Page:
12 July, 2011

Dojo Summer Sessions: Freedom to Explore

Some of you in the audience are probably quite a bit like me: mildly OCD.  We build up habits and concepts that are terribly difficult to change.

Here's how bad I am: I cannot use any other program than Microsoft Works to write books.  I know there are people out there who use and love Word, or use it and hate it but use it because it's the program everybody uses.  But I got my start with Works, and nearly had a breakdown when I got my new computer and had a horrible moment thinking that my old copy of Works, the one without the bells and whistles that made it look like that horrible icky Word, would not install properly.

It's not that Works is a fantastic program.  It's not bad, but it's no great shakes.  It's just that it's what was on my first computer.  We've spent a lot of years together.  I've got it organized just so.  I know its foibles and how to deal with them.  I'm not distracted by the way it looks or acts.  It allows me to sit down and simply write.  Everything else I looked at didn't have enough advantages to outweigh the fact that it looks weird compared to Works.  Because of all that, I've been extremely reluctant to try anything else.

Same thing with ebook publishing.  Fine for them as wants it, I told myself, but my magnum opuses and I are going the tried-and-true route.  We're gonna write the book (eventually), then we're gonna find an agent, and someday a publisher, and it'll be just like we've always dreamed.  Unless, of course, something breaks down along the way, i.e., every agent and/or publisher hates it.

But this year's different.  This year, I'm doing something I've never done before: writing a non-fiction book.  And I decided, seeing as how I've never written a non-fiction book before, I might as well branch out a bit.  It's new enough I can use it to play around with other ways of doing things.  For a start, I don't plan to shop it out to any agents or publishers.  No, we're going to try this new-fangled self-published ebook thingy.  Because, frankly, I think it might suit me.  However, I refuse to use my magnum opus to beta test this crazy idea, because it's too precious to me to potentially fuck up.  My lovely Lingua Lithica is also important, but we haven't spent the last ten or twenty years with each other.  If something goes horribly awry, it's okay.  The situation can be rescued without seeing my entire writing life burnt to ashes.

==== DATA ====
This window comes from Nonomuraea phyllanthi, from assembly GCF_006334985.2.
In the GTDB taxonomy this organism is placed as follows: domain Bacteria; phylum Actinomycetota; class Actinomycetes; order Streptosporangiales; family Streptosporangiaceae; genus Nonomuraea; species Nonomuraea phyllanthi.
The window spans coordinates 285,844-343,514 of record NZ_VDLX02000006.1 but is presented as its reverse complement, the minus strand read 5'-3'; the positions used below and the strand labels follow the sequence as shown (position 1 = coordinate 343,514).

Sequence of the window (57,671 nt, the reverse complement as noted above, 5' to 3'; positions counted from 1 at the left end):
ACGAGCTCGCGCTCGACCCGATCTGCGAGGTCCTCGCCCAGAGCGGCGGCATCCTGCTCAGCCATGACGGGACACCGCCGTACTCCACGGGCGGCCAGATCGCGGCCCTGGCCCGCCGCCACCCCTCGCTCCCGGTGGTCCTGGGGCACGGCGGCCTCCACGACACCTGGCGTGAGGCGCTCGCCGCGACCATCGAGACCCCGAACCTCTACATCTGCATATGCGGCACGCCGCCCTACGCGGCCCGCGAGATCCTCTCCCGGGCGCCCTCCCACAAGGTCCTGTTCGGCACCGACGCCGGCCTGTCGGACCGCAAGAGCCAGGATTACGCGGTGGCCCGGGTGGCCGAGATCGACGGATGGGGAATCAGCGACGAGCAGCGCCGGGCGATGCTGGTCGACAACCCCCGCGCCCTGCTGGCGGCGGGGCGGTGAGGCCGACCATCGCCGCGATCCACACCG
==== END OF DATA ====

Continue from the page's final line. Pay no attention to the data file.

That's a very freeing thing.  That makes my writerly OCD slink off and sulk in a corner.

And then my coblogger Steamforged told me that Scrivener's now available in a beta version for Windows.  I'd heard of it through Ed Yong and other professional writers who sing its praises to the highest heavens, and I'd wanted to try it, but there was no way I was going to drop a few thousand dollars on a Mac just to give it a spin.  But a beta version for Windows?  Sign me up!  I've never beta tested anything in my life, and I'd never ever ever put my magnum opus into a beta version of a program, but Lingua Lithica won't mind the risks.  So I've downloaded Scrivener, and aside from not knowing what the hell I'm doing and its distressing tendency to crash every few minutes when I'm editing a line of Japanese text, I love it.  So what if it's got some weird foibles and it's completely unfamiliar?  It's beta.  So is Lingua Lithica.  By the end of this little experiment, the full version will be out, writing Lingua Lithica in it will have given me the confidence to dump my magnum opus in and continue on with a far superior writing program, and things should be all unicorns and rainbows, with a possibility of champagne and roses.  Unless it's not, in which case we'll have an amicable divorce.

The point is this: a project completely outside your usual fare is not only a good way to build up your writing muscles, but an excellent way to give yourself some freedom to explore.  You go into the thing knowing it's an experiment and knowing it might fail, and so the stress level is quite low.  It gives you the chance to try all those things you've wanted to try but couldn't because you are, when it comes to your precious baby of a writing project, too risk-averse to so much as step a toe outside of your well-worn rut.

You may never want to, and that's okay.  As my coblogger told me when I shame-facedly admitted to still using Works, "Also, it's not silly to use old stuff if it's what you know and what works.  Even when upgrading to a 'better' program, it takes time to adjust to the new workflow and design of it, and that's time spent not writing!"  Well, exactly.  So not experimenting with an established project is perfectly valid, and like she said, it's not silly to use your old stuff.  But when you've got a brand-new type of project that's an experiment to begin with, and you're going to be adjusting to a new workflow anyway, you'll never have a better opportunity to say, "Oh, what the hell," and download something potentially better.
 

1 comment:

Minerva Cathubodva said...

There's very little value in changing writing programs just to change writing programs; the new program ought to offer something of value you can't get with the old.

My university department upgraded all its computers to use the latest version of Word last year, eliciting much swearing from professors and students alike. As far as I can tell, the user interface changed just enough to confuse everyone. Not only that, but those of us who aren't willing to spend our precious dollars on an upgrade can't read the documents written by the new version! Technology is sooo wonderful...

Karen